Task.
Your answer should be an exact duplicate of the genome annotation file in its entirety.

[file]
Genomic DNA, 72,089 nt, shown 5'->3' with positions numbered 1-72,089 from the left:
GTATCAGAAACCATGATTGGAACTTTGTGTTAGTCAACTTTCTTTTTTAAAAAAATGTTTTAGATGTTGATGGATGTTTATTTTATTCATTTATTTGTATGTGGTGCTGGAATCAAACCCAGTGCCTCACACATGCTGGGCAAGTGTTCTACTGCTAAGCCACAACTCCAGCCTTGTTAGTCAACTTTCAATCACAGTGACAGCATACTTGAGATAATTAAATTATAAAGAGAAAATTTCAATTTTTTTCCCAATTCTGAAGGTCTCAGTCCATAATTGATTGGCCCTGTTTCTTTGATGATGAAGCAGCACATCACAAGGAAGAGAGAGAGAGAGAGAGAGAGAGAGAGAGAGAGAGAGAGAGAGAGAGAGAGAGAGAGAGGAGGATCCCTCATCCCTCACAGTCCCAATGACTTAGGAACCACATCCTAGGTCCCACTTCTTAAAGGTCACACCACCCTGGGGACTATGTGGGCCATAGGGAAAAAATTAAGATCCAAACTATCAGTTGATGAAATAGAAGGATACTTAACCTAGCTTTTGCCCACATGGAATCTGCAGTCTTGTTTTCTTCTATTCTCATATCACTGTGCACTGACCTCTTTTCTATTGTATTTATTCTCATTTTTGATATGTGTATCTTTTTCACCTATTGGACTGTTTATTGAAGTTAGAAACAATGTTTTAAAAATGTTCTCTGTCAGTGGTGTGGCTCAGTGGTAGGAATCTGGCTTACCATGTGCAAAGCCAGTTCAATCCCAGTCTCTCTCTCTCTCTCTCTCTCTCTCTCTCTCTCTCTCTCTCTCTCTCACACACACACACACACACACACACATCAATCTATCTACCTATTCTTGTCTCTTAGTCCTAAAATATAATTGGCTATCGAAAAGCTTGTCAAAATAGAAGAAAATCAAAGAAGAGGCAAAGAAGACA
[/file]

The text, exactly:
Genomic DNA, 72,089 nt, shown 5'->3' with positions numbered 1-72,089 from the left:
GTATCAGAAACCATGATTGGAACTTTGTGTTAGTCAACTTTCTTTTTTAAAAAAATGTTTTAGATGTTGATGGATGTTTATTTTATTCATTTATTTGTATGTGGTGCTGGAATCAAACCCAGTGCCTCACACATGCTGGGCAAGTGTTCTACTGCTAAGCCACAACTCCAGCCTTGTTAGTCAACTTTCAATCACAGTGACAGCATACTTGAGATAATTAAATTATAAAGAGAAAATTTCAATTTTTTTCCCAATTCTGAAGGTCTCAGTCCATAATTGATTGGCCCTGTTTCTTTGATGATGAAGCAGCACATCACAAGGAAGAGAGAGAGAGAGAGAGAGAGAGAGAGAGAGAGAGAGAGAGAGAGAGAGAGAGAGAGAGGAGGATCCCTCATCCCTCACAGTCCCAATGACTTAGGAACCACATCCTAGGTCCCACTTCTTAAAGGTCACACCACCCTGGGGACTATGTGGGCCATAGGGAAAAAATTAAGATCCAAACTATCAGTTGATGAAATAGAAGGATACTTAACCTAGCTTTTGCCCACATGGAATCTGCAGTCTTGTTTTCTTCTATTCTCATATCACTGTGCACTGACCTCTTTTCTATTGTATTTATTCTCATTTTTGATATGTGTATCTTTTTCACCTATTGGACTGTTTATTGAAGTTAGAAACAATGTTTTAAAAATGTTCTCTGTCAGTGGTGTGGCTCAGTGGTAGGAATCTGGCTTACCATGTGCAAAGCCAGTTCAATCCCAGTCTCTCTCTCTCTCTCTCTCTCTCTCTCTCTCTCTCTCTCTCTCTCTCACACACACACACACACACACACACATCAATCTATCTACCTATTCTTGTCTCTTAGTCCTAAAATATAATTGGCTATCGAAAAGCTTGTCAAAATAGAAGAAAATCAAAGAAGAGGCAAAGAAGACA